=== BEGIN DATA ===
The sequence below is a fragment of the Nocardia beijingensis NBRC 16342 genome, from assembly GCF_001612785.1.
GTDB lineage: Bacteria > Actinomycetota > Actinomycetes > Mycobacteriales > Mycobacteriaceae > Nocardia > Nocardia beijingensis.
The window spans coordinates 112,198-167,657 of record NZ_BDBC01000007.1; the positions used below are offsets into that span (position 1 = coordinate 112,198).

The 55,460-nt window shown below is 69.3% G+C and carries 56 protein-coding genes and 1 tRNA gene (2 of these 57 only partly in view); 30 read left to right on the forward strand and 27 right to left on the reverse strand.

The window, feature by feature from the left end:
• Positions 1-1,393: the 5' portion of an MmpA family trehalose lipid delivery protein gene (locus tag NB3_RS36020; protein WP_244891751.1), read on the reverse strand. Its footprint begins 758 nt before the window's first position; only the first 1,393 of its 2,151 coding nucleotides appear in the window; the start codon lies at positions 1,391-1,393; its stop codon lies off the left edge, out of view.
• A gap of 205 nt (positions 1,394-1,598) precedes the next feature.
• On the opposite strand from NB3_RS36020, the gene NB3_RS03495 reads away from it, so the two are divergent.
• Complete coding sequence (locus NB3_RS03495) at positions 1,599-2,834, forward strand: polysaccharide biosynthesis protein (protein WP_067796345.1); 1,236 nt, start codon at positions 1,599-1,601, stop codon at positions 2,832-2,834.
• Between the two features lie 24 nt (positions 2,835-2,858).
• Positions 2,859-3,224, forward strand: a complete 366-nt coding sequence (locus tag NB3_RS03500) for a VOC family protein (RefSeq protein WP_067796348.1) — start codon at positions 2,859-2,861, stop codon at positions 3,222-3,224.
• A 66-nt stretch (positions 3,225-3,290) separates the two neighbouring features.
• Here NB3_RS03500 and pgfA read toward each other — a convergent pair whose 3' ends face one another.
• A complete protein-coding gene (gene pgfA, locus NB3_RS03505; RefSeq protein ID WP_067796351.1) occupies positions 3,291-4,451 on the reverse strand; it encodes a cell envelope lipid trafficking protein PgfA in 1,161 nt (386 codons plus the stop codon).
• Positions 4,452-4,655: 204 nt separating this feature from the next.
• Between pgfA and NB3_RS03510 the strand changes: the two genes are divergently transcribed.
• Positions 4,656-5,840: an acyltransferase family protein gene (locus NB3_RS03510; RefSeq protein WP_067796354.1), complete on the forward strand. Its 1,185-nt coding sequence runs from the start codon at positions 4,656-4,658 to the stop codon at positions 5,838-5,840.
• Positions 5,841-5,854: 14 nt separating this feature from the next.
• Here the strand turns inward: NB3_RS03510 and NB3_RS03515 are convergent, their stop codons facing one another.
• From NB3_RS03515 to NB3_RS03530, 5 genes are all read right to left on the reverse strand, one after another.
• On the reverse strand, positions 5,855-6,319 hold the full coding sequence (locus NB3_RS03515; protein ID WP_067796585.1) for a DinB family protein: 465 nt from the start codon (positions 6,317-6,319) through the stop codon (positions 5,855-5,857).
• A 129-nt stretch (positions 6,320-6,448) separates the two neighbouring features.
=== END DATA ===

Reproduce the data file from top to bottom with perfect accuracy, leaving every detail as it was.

The sequence below is a fragment of the Nocardia beijingensis NBRC 16342 genome, from assembly GCF_001612785.1.
GTDB lineage: Bacteria > Actinomycetota > Actinomycetes > Mycobacteriales > Mycobacteriaceae > Nocardia > Nocardia beijingensis.
The window spans coordinates 112,198-167,657 of record NZ_BDBC01000007.1; the positions used below are offsets into that span (position 1 = coordinate 112,198).

The 55,460-nt window shown below is 69.3% G+C and carries 56 protein-coding genes and 1 tRNA gene (2 of these 57 only partly in view); 30 read left to right on the forward strand and 27 right to left on the reverse strand.

The window, feature by feature from the left end:
• Positions 1-1,393: the 5' portion of an MmpA family trehalose lipid delivery protein gene (locus tag NB3_RS36020; protein WP_244891751.1), read on the reverse strand. Its footprint begins 758 nt before the window's first position; only the first 1,393 of its 2,151 coding nucleotides appear in the window; the start codon lies at positions 1,391-1,393; its stop codon lies off the left edge, out of view.
• A gap of 205 nt (positions 1,394-1,598) precedes the next feature.
• On the opposite strand from NB3_RS36020, the gene NB3_RS03495 reads away from it, so the two are divergent.
• Complete coding sequence (locus NB3_RS03495) at positions 1,599-2,834, forward strand: polysaccharide biosynthesis protein (protein WP_067796345.1); 1,236 nt, start codon at positions 1,599-1,601, stop codon at positions 2,832-2,834.
• Between the two features lie 24 nt (positions 2,835-2,858).
• Positions 2,859-3,224, forward strand: a complete 366-nt coding sequence (locus tag NB3_RS03500) for a VOC family protein (RefSeq protein WP_067796348.1) — start codon at positions 2,859-2,861, stop codon at positions 3,222-3,224.
• A 66-nt stretch (positions 3,225-3,290) separates the two neighbouring features.
• Here NB3_RS03500 and pgfA read toward each other — a convergent pair whose 3' ends face one another.
• A complete protein-coding gene (gene pgfA, locus NB3_RS03505; RefSeq protein ID WP_067796351.1) occupies positions 3,291-4,451 on the reverse strand; it encodes a cell envelope lipid trafficking protein PgfA in 1,161 nt (386 codons plus the stop codon).
• Positions 4,452-4,655: 204 nt separating this feature from the next.
• Between pgfA and NB3_RS03510 the strand changes: the two genes are divergently transcribed.
• Positions 4,656-5,840: an acyltransferase family protein gene (locus NB3_RS03510; RefSeq protein WP_067796354.1), complete on the forward strand. Its 1,185-nt coding sequence runs from the start codon at positions 4,656-4,658 to the stop codon at positions 5,838-5,840.
• Positions 5,841-5,854: 14 nt separating this feature from the next.
• Here the strand turns inward: NB3_RS03510 and NB3_RS03515 are convergent, their stop codons facing one another.
• From NB3_RS03515 to NB3_RS03530, 5 genes are all read right to left on the reverse strand, one after another.
• On the reverse strand, positions 5,855-6,319 hold the full coding sequence (locus NB3_RS03515; protein ID WP_067796585.1) for a DinB family protein: 465 nt from the start codon (positions 6,317-6,319) through the stop codon (positions 5,855-5,857).
• A 129-nt stretch (positions 6,320-6,448) separates the two neighbouring features.